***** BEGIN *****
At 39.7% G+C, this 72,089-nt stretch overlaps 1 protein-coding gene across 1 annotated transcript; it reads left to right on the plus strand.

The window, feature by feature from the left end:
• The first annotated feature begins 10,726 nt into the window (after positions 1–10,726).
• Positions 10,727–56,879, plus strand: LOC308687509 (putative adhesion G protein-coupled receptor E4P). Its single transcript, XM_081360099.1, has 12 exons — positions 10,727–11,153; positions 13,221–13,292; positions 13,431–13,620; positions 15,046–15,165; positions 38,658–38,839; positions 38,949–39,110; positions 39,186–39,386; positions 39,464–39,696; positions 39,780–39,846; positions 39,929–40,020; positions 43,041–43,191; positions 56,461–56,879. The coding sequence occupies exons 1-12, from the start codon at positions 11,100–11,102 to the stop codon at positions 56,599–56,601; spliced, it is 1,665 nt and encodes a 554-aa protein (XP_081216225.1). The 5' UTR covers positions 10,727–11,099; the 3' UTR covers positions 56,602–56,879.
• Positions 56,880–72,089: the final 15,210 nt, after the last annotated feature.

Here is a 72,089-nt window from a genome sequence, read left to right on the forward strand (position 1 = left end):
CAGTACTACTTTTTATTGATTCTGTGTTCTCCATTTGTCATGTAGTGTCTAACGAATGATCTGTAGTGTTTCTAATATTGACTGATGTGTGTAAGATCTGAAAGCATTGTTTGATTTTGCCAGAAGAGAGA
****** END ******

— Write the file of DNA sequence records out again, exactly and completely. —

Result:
At 39.7% G+C, this 72,089-nt stretch overlaps 1 protein-coding gene across 1 annotated transcript; it reads left to right on the plus strand.

The window, feature by feature from the left end:
• The first annotated feature begins 10,726 nt into the window (after positions 1–10,726).
• Positions 10,727–56,879, plus strand: LOC308687509 (putative adhesion G protein-coupled receptor E4P). Its single transcript, XM_081360099.1, has 12 exons — positions 10,727–11,153; positions 13,221–13,292; positions 13,431–13,620; positions 15,046–15,165; positions 38,658–38,839; positions 38,949–39,110; positions 39,186–39,386; positions 39,464–39,696; positions 39,780–39,846; positions 39,929–40,020; positions 43,041–43,191; positions 56,461–56,879. The coding sequence occupies exons 1-12, from the start codon at positions 11,100–11,102 to the stop codon at positions 56,599–56,601; spliced, it is 1,665 nt and encodes a 554-aa protein (XP_081216225.1). The 5' UTR covers positions 10,727–11,099; the 3' UTR covers positions 56,602–56,879.
• Positions 56,880–72,089: the final 15,210 nt, after the last annotated feature.

Here is a 72,089-nt window from a genome sequence, read left to right on the forward strand (position 1 = left end):
CAGTACTACTTTTTATTGATTCTGTGTTCTCCATTTGTCATGTAGTGTCTAACGAATGATCTGTAGTGTTTCTAATATTGACTGATGTGTGTAAGATCTGAAAGCATTGTTTGATTTTGCCAGAAGAGAGA